High rate of rheumatoid arthritis among American Indians prompts research partnership
The Oklahoma Medical Research Foundation is partnering with the Cherokee Nation and Chickasaw Nation to provide rheumatology care to tribal clinics while also helping scientists better understand the role that race might play in rheumatoid arthritis and related diseases.
“It may not work nearly as well in people who are of Cherokee or Chickasaw decent,” James said. “It makes it harder to diagnose, it delays diagnosis, which means it delays treatment.”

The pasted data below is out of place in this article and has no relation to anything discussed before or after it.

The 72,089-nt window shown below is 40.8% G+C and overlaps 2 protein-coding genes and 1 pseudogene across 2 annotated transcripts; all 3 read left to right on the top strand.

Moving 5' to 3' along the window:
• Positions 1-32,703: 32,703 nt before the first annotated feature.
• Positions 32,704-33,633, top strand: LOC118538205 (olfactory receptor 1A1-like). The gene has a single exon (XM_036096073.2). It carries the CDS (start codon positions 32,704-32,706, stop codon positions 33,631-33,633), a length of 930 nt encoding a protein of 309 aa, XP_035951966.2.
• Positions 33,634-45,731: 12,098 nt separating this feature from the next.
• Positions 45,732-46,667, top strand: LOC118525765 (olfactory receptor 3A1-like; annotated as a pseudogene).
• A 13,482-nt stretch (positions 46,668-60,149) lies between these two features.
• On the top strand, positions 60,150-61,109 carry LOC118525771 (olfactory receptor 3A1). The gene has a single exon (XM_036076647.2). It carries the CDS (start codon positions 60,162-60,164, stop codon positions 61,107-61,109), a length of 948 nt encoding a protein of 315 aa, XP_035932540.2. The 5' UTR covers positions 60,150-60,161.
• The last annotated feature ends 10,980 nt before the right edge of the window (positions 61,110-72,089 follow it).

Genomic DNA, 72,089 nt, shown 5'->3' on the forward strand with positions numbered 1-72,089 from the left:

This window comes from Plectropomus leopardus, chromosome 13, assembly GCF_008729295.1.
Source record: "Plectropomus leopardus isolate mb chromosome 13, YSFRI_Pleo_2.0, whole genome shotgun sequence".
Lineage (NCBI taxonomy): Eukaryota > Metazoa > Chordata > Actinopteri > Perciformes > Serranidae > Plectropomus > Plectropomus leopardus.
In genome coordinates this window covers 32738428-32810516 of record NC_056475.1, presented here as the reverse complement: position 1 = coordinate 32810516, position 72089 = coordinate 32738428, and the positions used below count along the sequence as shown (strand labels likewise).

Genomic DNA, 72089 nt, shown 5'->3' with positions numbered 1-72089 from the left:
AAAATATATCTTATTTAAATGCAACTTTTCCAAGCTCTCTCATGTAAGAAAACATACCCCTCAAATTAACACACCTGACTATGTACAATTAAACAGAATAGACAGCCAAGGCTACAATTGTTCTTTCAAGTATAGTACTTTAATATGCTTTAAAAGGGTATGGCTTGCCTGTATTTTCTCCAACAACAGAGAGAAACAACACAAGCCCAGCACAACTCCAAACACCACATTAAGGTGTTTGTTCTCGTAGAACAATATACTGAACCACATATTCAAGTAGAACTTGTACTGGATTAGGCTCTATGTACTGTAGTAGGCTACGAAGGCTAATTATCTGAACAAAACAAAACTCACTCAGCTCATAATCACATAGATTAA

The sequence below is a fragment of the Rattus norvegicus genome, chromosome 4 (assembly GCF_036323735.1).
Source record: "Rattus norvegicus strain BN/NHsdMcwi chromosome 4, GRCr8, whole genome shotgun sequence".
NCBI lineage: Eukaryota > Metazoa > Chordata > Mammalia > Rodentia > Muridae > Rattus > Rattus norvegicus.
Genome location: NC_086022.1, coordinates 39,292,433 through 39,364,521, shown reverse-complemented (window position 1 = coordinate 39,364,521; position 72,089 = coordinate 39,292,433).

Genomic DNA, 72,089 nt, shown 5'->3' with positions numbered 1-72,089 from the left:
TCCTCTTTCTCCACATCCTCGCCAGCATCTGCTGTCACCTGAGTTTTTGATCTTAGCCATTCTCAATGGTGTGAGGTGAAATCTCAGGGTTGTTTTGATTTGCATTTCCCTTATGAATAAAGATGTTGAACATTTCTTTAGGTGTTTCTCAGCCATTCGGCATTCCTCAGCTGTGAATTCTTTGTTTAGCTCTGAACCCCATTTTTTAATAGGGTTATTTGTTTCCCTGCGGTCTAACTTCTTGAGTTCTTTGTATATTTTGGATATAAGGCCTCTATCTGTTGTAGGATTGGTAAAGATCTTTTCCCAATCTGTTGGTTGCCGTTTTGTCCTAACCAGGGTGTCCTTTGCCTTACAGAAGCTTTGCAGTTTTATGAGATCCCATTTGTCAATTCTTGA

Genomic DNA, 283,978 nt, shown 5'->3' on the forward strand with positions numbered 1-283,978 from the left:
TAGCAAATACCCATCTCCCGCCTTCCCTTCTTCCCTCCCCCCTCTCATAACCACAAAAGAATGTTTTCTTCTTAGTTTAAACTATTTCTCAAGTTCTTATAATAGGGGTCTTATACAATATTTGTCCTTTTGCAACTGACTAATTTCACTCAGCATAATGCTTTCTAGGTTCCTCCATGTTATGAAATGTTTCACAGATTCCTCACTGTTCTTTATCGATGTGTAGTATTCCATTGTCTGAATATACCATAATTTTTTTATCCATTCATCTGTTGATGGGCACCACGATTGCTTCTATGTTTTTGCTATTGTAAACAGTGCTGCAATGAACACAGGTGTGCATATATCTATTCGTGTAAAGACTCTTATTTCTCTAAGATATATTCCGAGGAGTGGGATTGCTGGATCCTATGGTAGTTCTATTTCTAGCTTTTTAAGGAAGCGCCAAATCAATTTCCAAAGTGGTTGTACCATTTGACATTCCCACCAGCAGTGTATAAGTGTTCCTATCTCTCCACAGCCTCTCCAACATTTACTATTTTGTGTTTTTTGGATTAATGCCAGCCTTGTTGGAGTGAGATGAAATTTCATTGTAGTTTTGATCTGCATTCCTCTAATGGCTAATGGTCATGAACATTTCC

Another obstacle in diagnosis is in finding a rheumatologist in Oklahoma. The state faces a shortage, needing an additional 12 to 20 more rheumatologists, James said.
A rheumatologist is an internist or pediatrician who received further training in the diagnosis and treatment of arthritis and other musculoskeletal diseases, according to the American College of Rheumatology.
But the partnership also has helped doctors at the tribal clinics learn more about rheumatic diseases, helping make that shortage less of an issue.
“We value our partnership with Dr. James and, as a result, have improved the lives of hundreds of patients,” Dr. Fabio Mota, chief of internal medicine at the Chickasaw Nation Medical Center, said in a statement. “These patients are receiving the best treatment available not only in the state of Oklahoma but in the world.”
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